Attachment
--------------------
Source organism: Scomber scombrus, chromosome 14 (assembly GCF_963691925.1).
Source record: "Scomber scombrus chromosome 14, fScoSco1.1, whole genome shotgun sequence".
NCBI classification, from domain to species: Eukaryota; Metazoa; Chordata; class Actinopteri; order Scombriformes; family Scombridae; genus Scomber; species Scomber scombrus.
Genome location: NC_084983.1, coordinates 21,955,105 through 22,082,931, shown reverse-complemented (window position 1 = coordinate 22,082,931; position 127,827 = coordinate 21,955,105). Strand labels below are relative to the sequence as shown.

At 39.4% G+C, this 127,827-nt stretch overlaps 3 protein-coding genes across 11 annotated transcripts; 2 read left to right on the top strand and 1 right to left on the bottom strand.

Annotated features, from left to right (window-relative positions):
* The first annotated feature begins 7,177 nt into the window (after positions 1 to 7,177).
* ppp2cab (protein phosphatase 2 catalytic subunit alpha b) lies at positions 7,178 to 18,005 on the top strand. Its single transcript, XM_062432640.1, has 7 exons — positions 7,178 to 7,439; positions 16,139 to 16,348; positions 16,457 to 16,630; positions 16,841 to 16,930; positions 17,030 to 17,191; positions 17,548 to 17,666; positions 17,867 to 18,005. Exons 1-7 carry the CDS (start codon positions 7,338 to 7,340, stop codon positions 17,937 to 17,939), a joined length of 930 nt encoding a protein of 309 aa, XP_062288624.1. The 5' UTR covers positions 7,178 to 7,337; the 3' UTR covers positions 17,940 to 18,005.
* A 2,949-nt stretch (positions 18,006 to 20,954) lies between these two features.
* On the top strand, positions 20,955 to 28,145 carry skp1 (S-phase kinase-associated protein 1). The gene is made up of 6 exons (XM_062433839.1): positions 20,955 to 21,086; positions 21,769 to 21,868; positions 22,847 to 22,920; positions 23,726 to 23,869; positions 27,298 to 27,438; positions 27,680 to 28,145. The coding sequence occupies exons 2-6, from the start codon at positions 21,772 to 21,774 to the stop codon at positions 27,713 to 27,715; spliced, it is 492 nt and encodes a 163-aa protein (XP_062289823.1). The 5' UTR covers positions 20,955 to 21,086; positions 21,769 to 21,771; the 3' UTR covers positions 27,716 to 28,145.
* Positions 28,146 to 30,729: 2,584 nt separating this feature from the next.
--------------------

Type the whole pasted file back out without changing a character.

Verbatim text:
Source organism: Scomber scombrus, chromosome 14 (assembly GCF_963691925.1).
Source record: "Scomber scombrus chromosome 14, fScoSco1.1, whole genome shotgun sequence".
NCBI classification, from domain to species: Eukaryota; Metazoa; Chordata; class Actinopteri; order Scombriformes; family Scombridae; genus Scomber; species Scomber scombrus.
Genome location: NC_084983.1, coordinates 21,955,105 through 22,082,931, shown reverse-complemented (window position 1 = coordinate 22,082,931; position 127,827 = coordinate 21,955,105). Strand labels below are relative to the sequence as shown.

At 39.4% G+C, this 127,827-nt stretch overlaps 3 protein-coding genes across 11 annotated transcripts; 2 read left to right on the top strand and 1 right to left on the bottom strand.

Annotated features, from left to right (window-relative positions):
* The first annotated feature begins 7,177 nt into the window (after positions 1 to 7,177).
* ppp2cab (protein phosphatase 2 catalytic subunit alpha b) lies at positions 7,178 to 18,005 on the top strand. Its single transcript, XM_062432640.1, has 7 exons — positions 7,178 to 7,439; positions 16,139 to 16,348; positions 16,457 to 16,630; positions 16,841 to 16,930; positions 17,030 to 17,191; positions 17,548 to 17,666; positions 17,867 to 18,005. Exons 1-7 carry the CDS (start codon positions 7,338 to 7,340, stop codon positions 17,937 to 17,939), a joined length of 930 nt encoding a protein of 309 aa, XP_062288624.1. The 5' UTR covers positions 7,178 to 7,337; the 3' UTR covers positions 17,940 to 18,005.
* A 2,949-nt stretch (positions 18,006 to 20,954) lies between these two features.
* On the top strand, positions 20,955 to 28,145 carry skp1 (S-phase kinase-associated protein 1). The gene is made up of 6 exons (XM_062433839.1): positions 20,955 to 21,086; positions 21,769 to 21,868; positions 22,847 to 22,920; positions 23,726 to 23,869; positions 27,298 to 27,438; positions 27,680 to 28,145. The coding sequence occupies exons 2-6, from the start codon at positions 21,772 to 21,774 to the stop codon at positions 27,713 to 27,715; spliced, it is 492 nt and encodes a 163-aa protein (XP_062289823.1). The 5' UTR covers positions 20,955 to 21,086; positions 21,769 to 21,771; the 3' UTR covers positions 27,716 to 28,145.
* Positions 28,146 to 30,729: 2,584 nt separating this feature from the next.